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Interview with Velvet – an Australian expat living in Qatar

Updated 9 Nov 2012

Velvet is an Australian expat living in Qatar with her husband. They moved to Doha when she pursued a job opportunity as a Managing Editor of a publication. Despite the dust and the unpredictable drivers, Velvet enjoys life in Qatar, with the best part of living in Qatar being her job. Velvet shares her experiences and advice for ‘newbies’ in Qatar in her blog, Must Love Dust

Learn more about expat life in Qatar in our Expat Arrivals guide to life in Qatar, or read more about expat experiences in Qatar.

About Velvet

Velvet Garvey - An Australian expat living in QatarQ: Where are you originally from?
A: Sydney, Australia

Q: Where are you living now? 
A:  Doha, Qatar

Q: How long have you lived in Doha? 
A:  15 months

Q: Did you move with a spouse/children? 
A:  Yes, my husband moved with me.

Q: Why did you move; what do you do? 
A:  I moved for a job opportunity. I am the Managing Editor of a publication. 

About Doha

Q: What do you enjoy most about Doha? How’s the quality of life? 
A:  Believe it or not, I love the weather! Summers are hot, but for me, the pool or air-con is never far away! The best part of Doha is my job – I have a great job in a great organisation.

Q: Any negatives? What do you miss most about home? 
A:  The negatives vary on any given day, but the two consistent things I dislike about Qatar are the terrible driving (and lack of footpaths, bicycle paths, etc.) and the fact that people can smoke anywhere they like.

I miss my family and friends the most. Having family in Australia is particularly difficult because we are so far away, so a trip home is always a big deal, as opposed to people whose families are in Europe who can fly home for a long weekend if they want. Also the time difference makes it difficult to talk over Skype, etc.

Q: Is Doha safe? Are there any areas expats should avoid?
A: Yes, it is safe in the sense that there is very little crime that you hear of. I have never felt unsafe (except on the roads!). People leave the doors to their homes and cars unlocked, move freely at night and are very trustworthy.

Q: How would you rate the public transport in Doha? What are the different options? Do you need to own a car? 
A:  Public transport is non-existent, so it’s car or nothing. Many people use a driver as opposed to driving themselves, but I really think you can’t beat the independence of having your own car.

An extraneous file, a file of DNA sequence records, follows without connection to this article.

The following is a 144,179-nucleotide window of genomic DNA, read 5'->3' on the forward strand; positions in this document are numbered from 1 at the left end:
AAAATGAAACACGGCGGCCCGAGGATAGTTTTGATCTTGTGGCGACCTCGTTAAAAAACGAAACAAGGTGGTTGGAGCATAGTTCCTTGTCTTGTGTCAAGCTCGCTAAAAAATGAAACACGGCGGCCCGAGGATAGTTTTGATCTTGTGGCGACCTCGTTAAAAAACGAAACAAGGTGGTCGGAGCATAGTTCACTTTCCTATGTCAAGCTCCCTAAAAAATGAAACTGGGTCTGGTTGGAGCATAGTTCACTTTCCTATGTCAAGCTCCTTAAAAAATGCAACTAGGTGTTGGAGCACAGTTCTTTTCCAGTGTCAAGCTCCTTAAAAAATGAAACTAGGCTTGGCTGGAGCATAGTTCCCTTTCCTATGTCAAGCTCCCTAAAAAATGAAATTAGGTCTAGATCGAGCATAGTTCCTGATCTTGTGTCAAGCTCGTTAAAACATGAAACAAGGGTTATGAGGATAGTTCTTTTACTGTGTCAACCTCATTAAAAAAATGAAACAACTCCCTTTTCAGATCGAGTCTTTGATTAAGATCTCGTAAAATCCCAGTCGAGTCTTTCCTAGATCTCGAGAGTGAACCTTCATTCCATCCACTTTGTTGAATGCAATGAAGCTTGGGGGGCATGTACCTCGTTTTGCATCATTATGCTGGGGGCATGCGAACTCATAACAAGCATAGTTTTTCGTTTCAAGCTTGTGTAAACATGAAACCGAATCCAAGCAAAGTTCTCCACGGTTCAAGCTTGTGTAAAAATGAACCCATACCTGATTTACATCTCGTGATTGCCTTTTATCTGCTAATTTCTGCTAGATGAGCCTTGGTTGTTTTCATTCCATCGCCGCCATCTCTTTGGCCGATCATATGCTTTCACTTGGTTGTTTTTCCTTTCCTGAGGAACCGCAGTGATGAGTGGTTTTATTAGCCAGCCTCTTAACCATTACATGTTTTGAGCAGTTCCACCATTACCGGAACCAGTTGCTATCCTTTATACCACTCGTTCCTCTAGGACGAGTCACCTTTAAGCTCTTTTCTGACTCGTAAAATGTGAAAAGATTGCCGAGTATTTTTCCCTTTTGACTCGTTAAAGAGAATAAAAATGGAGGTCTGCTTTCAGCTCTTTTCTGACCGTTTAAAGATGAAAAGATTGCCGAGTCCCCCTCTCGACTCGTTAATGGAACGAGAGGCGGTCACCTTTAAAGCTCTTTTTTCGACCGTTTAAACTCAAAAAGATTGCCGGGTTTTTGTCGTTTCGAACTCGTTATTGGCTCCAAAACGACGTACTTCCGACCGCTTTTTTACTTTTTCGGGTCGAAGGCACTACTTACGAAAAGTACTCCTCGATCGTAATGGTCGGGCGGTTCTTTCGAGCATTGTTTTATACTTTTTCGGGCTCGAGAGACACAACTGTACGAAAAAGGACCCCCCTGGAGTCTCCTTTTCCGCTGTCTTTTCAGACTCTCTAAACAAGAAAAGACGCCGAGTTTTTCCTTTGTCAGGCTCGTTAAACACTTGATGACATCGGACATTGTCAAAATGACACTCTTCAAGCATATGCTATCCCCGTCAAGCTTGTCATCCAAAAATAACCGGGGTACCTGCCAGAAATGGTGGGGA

Q: How would you rate the healthcare in Qatar?
A:  So far so good! I hear varying reports. If I needed any kind of major treatment, I would probably seek it in another country.

About living in Doha

Q: Which are the best places/suburbs to live in Doha as an expat?
A:  That really depends on where you work and where your children go to school. Traffic is terrible here, so the closer you are to your daily destinations, the better. 

Q: How do you rate the standard of housing in Doha?
A:  It varies. There are some very old compounds which can cause problems for residents as they require nearly constant maintenance. There are some very new, modern apartments in areas like The Pearl or West Bay which seem to really suit people without young families. In my experience, people with kids tend to prefer compounds or areas with at least a small garden.

Q: What’s the cost of living in Qatar compared to home? What is cheap or expensive in particular?
A:  Accommodation is expensive, but everything else is relatively cheap. There are plenty of expensive restaurants, etc., but I find that my day-to-day living is cheaper than back home.

Q: What are the locals like; do you mix mainly with other expats?
A:  I work with a few Qatari nationals who are all kind, friendly people who are genuinely excited about sharing their culture. Socially, I mix mainly with expats.

Q: Was it easy meeting people and making friends in Doha?
A:  Yes, it’s quite easy. I found that because there are so many expats, everyone can relate to what you’re going through as a new arrival, and they are eager to help you settle in. Doha is small, so there is quite a community feel. I often see a familiar face when I go to the shops or out to dinner. Although, I should say that we arrived at the beginning of summer when many people were out of the country, so it did take a few months before we met friends outside of work.

Q: Did your spouse or partner have problems adjusting to their new home?
A:  No, he settled in well. The simplicity of life here suits him. Although he really misses surfing and the bush.

About working in Doha

Q: Did you have a problem getting a work visa/permit for Qatar?
A:  No, but it is a very lengthy process (about six months).

Q: What’s the economic climate like in Doha? Is there plenty of work?
A: There is plenty of work (Qatar is booming), but from what I can see, it is quite difficult to find a job if you have not been specifically recruited for it.

Q: How does the work culture in Qatar differ from home?
A:  In my company, there are people from 56 different countries, so that’s quite different from my last job! Things tend to be slightly less structured here, and processes take a long time. 

And finally…

Q: Is there any other advice you would like to offer new expat arrivals?
A:  Don’t let someone else’s Don’t opinion of Qatar cloud your own impressions. Try to focus on the positive things. Don’t be in too much of a rush to make friends – it will come. And make sure you have a valid driving licence because if not, you’ll have to take lessons, which is a complete pain!

~ Interviewed November 2012

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